Use this URL to cite or link to this record in EThOS: https://ethos.bl.uk/OrderDetails.do?uin=uk.bl.ethos.753636
Title: What is the nature of the recovery processes underlying twelve step fellowships? : a constructivist grounded theory study
Author: Jacques, C.
ISNI:       0000 0004 7426 7234
Awarding Body: City, University of London
Current Institution: City, University of London
Date of Award: 2017
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Abstract:
Aims: This study aimed to explore the nature of recovery processes underlying twelvestep fellowships. The introduction gave an overview of addiction theory, fellowship principles and quantitative efficacy studies. I outlined my rationale for the necessity for research into the mechanisms of change that members experience during their journeys to recovery utilising the fellowships. Methods: Constructivist theory laid out by Charmaz (2006) was deemed to be the most appropriate method for doing this given the research focus and my position as a researcher. Nine qualitative interviews, consisting of six sampling, two theoretical and one negative case, were conducted and analysed using Nvivo computer software. Findings: Seven main categories were uncovered which crystallised around a core category of ‘striving for and maintaining recovery’. Problems with the fellowships and alternative perspectives were also outlined. A model of the theory was presented, as well as models for each of the main categories and their sub-category interactions. Discussion: This study has demonstrated that there are several implicit and explicit mechanisms of change involved in fellowship recovery: Working a Programme, Connecting With Other Addicts, Creating Change, Going to Any Lengths, Understanding Addiction and Coming to Believe. Problems with the fellowships include: coping with unhelpful members, the concept of ‘God’, old-fashioned concepts and lack of awareness of the fellowships. This theory brings together the elements of recovery into a cohesive whole. An evaluation and implications of the study are explored. My conclusions are supported by similar findings from other well-respected researchers and have shown that the fellowship programme is based on valid psychological principles.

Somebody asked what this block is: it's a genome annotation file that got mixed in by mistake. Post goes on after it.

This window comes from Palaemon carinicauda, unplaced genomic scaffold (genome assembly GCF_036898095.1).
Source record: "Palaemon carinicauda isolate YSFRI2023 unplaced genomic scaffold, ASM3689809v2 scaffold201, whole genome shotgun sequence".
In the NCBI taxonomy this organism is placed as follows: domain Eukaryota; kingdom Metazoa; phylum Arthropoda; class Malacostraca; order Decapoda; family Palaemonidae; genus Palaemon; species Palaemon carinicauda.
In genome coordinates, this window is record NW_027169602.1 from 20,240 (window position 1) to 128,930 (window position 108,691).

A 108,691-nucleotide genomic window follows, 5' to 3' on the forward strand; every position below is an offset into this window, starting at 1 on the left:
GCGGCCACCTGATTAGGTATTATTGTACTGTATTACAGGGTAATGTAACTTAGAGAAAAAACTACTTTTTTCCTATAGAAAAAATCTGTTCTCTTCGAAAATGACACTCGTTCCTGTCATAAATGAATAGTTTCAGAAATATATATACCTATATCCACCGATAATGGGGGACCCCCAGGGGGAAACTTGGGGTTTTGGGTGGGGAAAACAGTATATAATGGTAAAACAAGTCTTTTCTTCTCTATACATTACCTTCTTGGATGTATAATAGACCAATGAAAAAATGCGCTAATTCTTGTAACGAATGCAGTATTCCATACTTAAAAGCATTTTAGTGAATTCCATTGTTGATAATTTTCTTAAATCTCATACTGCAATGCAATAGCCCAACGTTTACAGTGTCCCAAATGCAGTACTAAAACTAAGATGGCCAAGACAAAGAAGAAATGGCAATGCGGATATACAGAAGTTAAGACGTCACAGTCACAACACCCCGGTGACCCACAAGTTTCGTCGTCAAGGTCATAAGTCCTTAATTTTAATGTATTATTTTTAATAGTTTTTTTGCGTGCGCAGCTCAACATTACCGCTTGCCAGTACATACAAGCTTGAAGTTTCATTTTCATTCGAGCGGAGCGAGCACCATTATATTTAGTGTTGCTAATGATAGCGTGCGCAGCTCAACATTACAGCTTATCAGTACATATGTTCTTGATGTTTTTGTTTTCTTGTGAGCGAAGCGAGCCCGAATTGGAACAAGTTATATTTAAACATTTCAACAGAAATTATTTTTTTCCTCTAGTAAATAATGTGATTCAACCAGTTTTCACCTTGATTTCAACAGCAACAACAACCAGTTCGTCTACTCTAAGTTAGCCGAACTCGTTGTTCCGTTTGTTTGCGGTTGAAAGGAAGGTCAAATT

Supervisor: Not available Sponsor: Not available
Qualification Name: Thesis (D.Psych.) Qualification Level: Doctoral
EThOS ID: uk.bl.ethos.753636  DOI: Not available
Keywords: BF Psychology ; HV Social pathology. Social and public welfare
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